Canada, the United States, Norway, Iceland, Sweden, Denmark and Finland announced Thursday that they won’t participate in the work of the Arctic Council or attend any of its meetings until further notice. The only other member state is Russia, which currently leads the council.
“Our representatives will not travel to Russia for meetings of the Arctic Council,” said a joint statement from the seven countries. “Additionally, our states are temporarily pausing participation in all meetings of the council and its subsidiary bodies.”
The Arctic Council has been the main group fostering international co-operation in the Arctic since its founding in Ottawa in 1996. Although it doesn’t have treaty-making powers, its work has led to important agreements on search and rescue, oil spill preparedness and scientific co-operation.
It’s also an important international forum for northern Indigenous people, who are permanent participants at council meetings and take part in its debates.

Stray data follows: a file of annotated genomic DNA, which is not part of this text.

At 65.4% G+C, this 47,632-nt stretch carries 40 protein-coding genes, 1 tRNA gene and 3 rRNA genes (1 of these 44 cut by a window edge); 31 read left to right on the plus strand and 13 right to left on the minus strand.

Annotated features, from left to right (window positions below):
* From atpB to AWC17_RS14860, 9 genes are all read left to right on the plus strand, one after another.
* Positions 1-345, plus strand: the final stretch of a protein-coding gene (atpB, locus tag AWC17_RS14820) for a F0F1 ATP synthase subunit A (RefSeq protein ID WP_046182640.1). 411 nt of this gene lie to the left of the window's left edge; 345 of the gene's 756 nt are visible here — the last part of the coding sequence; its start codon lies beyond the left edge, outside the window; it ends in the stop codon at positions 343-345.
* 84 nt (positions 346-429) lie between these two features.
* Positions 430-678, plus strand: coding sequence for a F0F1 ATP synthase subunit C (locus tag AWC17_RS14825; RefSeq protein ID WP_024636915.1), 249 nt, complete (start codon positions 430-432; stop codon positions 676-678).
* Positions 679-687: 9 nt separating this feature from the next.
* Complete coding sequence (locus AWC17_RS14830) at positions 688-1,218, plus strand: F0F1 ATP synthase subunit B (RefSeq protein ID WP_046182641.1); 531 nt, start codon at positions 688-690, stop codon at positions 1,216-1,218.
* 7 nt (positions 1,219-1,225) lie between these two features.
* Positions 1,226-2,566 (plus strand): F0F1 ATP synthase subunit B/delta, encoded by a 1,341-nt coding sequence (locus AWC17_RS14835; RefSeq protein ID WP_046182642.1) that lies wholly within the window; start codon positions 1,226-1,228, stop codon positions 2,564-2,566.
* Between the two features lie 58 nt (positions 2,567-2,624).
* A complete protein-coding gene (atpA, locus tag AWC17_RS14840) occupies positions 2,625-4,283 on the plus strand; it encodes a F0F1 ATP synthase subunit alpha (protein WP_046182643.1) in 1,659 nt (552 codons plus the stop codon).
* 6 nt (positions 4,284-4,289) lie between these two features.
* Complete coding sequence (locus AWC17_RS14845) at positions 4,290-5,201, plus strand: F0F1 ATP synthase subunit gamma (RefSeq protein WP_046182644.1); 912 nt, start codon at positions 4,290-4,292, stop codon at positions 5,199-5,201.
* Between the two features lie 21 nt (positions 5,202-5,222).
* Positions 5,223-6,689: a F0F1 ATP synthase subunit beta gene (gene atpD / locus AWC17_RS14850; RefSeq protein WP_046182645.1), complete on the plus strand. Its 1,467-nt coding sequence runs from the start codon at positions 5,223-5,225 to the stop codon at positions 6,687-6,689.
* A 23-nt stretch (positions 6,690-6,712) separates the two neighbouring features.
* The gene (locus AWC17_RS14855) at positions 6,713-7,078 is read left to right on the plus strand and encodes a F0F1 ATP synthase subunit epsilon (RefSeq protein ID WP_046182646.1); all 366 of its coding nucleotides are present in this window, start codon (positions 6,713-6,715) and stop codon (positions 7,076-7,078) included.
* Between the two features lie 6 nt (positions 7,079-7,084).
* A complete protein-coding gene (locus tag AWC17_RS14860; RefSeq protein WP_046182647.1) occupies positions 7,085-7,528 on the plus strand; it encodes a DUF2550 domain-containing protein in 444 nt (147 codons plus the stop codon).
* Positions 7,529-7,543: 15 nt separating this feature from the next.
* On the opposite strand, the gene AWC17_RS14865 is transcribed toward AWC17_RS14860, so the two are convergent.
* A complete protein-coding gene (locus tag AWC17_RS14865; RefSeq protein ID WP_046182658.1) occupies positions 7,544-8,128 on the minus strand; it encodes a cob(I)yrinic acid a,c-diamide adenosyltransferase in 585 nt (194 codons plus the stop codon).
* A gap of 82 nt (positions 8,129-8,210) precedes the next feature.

The council’s six working groups provide important research on the Arctic environment, its people and the sustainable development of its resources.
A spokeswoman for the council’s secretariat in Tromso, Norway, said the council remains in operation, and it’s too early to know what the withdrawal means for the body’s scientific work.
The statement from the seven countries says the withdrawal is temporary, “pending consideration of the necessary modalities that can allow us to continue the Council’s important work in view of the current circumstances.”